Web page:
Mount Kelly entered four teams in to the Ten Tors Challenge at the weekend, with 22 of our pupils taking on the 35, 45 or 55 mile routes over two days. All of our teams performed superbly, successfully completing the route. Thank you to everyone who supported our pupils in this incredible achievement. More photographs can be found on Facebook.
Here is a moving description of what the Ten Tors challenge means to those who undertake it, written by Year 12 pupil, Isabella:
'The moment had come, the moment we had all been waiting for. The roar of the cannon is still ringing in my head, the surge of people rushing down the hillside. With that shot, the fear and the doubts that had accompanied us to the starting line had been temporarily scattered: we were confident and excited. I barely noticed the patchwork of gorse, boulders and elephant grass at my feet.
All that training whilst the rain beat down on us incessantly; whilst the sky was iron grey. Underfoot, the ground was sodden and tried to suck us into its depths at every opportunity. One step at a time, each step a struggle, again, and again, and again. We had been singing, specifically ABBA – but we no longer had the energy to utter a single syllable; and anyway, the vicious wind would snatch our words away before they were even fully formed. No wonder the few scattered trees stand so crookedly, barely taller than I am.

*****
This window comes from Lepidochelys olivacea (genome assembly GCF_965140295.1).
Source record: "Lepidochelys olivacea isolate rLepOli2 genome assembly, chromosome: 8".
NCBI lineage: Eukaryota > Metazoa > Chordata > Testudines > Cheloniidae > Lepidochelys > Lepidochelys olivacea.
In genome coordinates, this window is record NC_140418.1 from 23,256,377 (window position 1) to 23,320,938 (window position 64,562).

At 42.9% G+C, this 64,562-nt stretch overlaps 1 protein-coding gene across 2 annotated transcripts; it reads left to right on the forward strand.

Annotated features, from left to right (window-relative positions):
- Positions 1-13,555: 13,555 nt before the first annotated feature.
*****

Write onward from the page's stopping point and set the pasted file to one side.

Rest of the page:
Now though, the sun is shining and the moors are dry but the boulders have become mountains, the gorse is a forest and the elephant grass is a wild animal to be battled with over and over until I am broken and exhausted. All I can see is the rucksack in front of me, all I can think is that soon, surely, we will reach the next checkpoint; soon, surely, I will be able to lie down and sleep.
But now we have completed this addictive challenge, some for an amazing third time. We have conquered the untamed moors and navigated our way through its beautiful landscape, taken on the endurance challenge of a life time and survived both the physiological and psychological demands. Looking back, all those weekends were worth the blood, sweat and tears we put into them because now we have achieved, now we have succeeded in what we set out to do and that feeling is amazing.'